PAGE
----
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U.S. Census Bureau data suggest that 16,400 children being raised by same-sex couples are stepchildren and 22,500 are adopted. In fact, same-sex couples are four times more likely than other couples to have an adopted child and six times more likely to be fostering a child. With the mix of laws on the books in this country, simply crossing a state border from a state that recognizes the marriage of a same-sex couple to one that doesn't can mean the step- and adoptive-parents can suddenly become legal strangers to them.

For many American families, marriage helps to promote stability in family relationships and more efficient allocation of household financial resources. Both of these factors help to explain why children raised by their married parents generally report better health and well-being outcomes when compared to children who experience family instability and more limited financial resources.

LGBT families tend to include parents that are younger, more female, and more racially and ethnically diverse than the typical American parent. Unfortunately, all of these characteristics are associated with relatively lower incomes. So it is no surprise that we find a $10,000 difference between the median annual household incomes of same-sex and different-sex couples raising children, $63,900 vs. $74,000, respectively.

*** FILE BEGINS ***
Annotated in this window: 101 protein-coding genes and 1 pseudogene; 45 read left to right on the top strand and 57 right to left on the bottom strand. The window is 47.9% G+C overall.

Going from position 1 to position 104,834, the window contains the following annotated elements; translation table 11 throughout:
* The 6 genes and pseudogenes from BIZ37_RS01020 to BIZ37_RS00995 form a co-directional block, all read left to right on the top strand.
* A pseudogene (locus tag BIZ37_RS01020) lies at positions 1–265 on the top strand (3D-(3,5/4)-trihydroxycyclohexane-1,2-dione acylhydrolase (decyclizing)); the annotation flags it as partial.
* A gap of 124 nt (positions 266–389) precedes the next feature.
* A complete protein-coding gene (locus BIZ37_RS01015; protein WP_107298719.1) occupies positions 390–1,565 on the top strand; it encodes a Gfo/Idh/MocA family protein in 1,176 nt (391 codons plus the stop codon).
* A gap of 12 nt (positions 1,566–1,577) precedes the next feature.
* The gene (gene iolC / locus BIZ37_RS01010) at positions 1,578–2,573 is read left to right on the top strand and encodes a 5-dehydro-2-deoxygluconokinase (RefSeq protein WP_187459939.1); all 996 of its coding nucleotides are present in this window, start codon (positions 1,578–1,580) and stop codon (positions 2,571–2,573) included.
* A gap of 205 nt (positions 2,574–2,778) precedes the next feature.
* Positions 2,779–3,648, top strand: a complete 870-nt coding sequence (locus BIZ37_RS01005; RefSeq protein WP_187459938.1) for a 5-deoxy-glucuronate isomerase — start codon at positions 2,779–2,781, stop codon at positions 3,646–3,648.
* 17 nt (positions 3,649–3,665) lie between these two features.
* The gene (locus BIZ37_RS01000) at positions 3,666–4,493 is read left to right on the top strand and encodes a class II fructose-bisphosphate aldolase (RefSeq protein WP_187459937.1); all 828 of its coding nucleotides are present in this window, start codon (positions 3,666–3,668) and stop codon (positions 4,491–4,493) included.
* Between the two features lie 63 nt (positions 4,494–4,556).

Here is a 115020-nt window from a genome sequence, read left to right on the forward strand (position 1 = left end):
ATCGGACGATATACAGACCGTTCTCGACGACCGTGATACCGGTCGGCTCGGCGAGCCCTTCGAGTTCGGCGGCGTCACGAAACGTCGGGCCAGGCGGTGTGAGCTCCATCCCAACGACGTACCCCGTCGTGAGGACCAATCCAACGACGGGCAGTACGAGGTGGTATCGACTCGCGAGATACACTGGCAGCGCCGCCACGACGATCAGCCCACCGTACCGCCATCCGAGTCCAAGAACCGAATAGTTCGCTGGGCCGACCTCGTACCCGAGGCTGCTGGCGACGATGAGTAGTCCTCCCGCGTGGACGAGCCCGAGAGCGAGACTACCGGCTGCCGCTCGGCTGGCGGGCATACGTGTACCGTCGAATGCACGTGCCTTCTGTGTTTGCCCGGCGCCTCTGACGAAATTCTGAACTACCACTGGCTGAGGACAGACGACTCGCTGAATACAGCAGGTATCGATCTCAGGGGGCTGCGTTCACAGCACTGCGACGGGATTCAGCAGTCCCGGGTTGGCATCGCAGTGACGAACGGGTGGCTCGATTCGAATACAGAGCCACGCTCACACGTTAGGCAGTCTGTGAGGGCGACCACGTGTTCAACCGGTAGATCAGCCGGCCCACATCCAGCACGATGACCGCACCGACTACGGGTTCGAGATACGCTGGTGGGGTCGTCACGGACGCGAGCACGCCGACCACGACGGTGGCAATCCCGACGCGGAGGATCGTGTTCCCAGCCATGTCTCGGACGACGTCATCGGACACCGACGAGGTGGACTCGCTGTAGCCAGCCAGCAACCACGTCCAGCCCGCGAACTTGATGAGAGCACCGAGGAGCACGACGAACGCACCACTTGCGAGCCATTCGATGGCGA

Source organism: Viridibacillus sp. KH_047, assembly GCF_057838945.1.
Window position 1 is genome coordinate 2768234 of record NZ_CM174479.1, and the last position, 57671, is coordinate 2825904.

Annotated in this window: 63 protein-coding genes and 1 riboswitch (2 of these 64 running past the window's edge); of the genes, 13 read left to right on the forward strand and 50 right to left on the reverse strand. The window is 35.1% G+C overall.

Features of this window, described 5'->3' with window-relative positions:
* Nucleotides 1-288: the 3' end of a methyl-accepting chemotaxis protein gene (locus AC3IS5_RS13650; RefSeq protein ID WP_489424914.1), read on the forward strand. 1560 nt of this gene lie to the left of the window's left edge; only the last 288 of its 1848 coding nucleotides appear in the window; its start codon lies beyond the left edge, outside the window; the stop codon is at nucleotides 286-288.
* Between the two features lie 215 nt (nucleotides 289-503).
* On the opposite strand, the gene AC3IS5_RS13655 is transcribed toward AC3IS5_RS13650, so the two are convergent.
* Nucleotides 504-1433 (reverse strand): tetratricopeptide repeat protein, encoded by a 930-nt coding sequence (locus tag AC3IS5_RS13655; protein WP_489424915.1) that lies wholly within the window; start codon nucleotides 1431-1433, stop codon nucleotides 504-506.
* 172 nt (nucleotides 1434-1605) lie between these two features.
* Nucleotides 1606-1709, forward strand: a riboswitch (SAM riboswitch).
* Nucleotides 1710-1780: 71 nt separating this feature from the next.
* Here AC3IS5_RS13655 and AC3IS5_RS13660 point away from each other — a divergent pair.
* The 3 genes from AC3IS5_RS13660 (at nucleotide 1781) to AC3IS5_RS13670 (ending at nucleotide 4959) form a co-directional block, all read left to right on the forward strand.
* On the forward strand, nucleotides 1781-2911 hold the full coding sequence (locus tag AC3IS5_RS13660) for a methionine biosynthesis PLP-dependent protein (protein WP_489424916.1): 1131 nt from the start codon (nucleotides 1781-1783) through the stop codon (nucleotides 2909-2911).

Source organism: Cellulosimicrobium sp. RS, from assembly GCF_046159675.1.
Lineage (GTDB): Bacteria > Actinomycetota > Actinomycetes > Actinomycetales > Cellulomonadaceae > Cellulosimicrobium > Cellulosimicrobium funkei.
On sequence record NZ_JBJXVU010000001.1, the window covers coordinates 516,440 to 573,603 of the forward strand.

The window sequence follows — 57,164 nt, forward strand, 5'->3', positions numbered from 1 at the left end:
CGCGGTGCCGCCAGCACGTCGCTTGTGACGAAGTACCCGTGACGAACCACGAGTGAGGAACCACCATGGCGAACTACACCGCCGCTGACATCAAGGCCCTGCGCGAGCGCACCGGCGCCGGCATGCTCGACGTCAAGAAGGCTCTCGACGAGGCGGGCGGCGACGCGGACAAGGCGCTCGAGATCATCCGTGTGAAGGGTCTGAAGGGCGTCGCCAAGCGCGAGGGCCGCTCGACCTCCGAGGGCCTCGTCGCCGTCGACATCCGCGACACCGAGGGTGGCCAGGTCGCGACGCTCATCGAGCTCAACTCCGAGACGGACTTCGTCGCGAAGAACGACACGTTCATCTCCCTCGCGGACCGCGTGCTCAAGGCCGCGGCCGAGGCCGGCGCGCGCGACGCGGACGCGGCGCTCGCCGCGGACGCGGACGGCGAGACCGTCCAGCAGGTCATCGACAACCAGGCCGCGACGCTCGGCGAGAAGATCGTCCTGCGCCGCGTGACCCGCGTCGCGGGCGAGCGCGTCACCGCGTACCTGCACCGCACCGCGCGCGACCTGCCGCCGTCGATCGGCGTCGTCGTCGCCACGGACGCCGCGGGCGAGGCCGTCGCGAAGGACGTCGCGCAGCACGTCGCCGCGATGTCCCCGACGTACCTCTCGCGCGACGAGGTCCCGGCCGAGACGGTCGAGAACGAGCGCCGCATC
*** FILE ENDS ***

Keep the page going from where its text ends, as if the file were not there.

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Same-sex couples raising children are also at a disadvantage when it comes to health insurance coverage for themselves and their children. Many companies do not offer spousal and family health benefits to same-sex partners. And even when they do, they are often more expensive than comparable plans available for different-sex married couples.

While more of these families might have access to health insurance after the implementation of the Affordable Care Act, right now, among same-sex couples raising biological, adopted or stepchildren, at least one parent or child does not have health insurance in 38% of same-sex couple families. For different-sex married couples, the figure is half that at 18%.

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As evidenced by their majority support for legalizing marriage for same-sex couples in this country, Americans are getting to know their LGBT family members and neighbors (and their kids) better every day. They see that LGBT parents are motivated by many of the same desires as other parents: strong, happy and healthy families.

Is it surprising then that many want to get married? Doing so would provide these families, many of whom endure challenging legal climates and economic hardship, with the same opportunities and choices available to all Americans.

While marriage is hardly a panacea for economic health, allowing same-sex couples to marry at least gives them the same opportunities for building stable and economically secure families that so many other Americans have. Let's hope that the Supreme Court sees it that way, as well.

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The opinions expressed in this commentary are solely those of Gary Gates.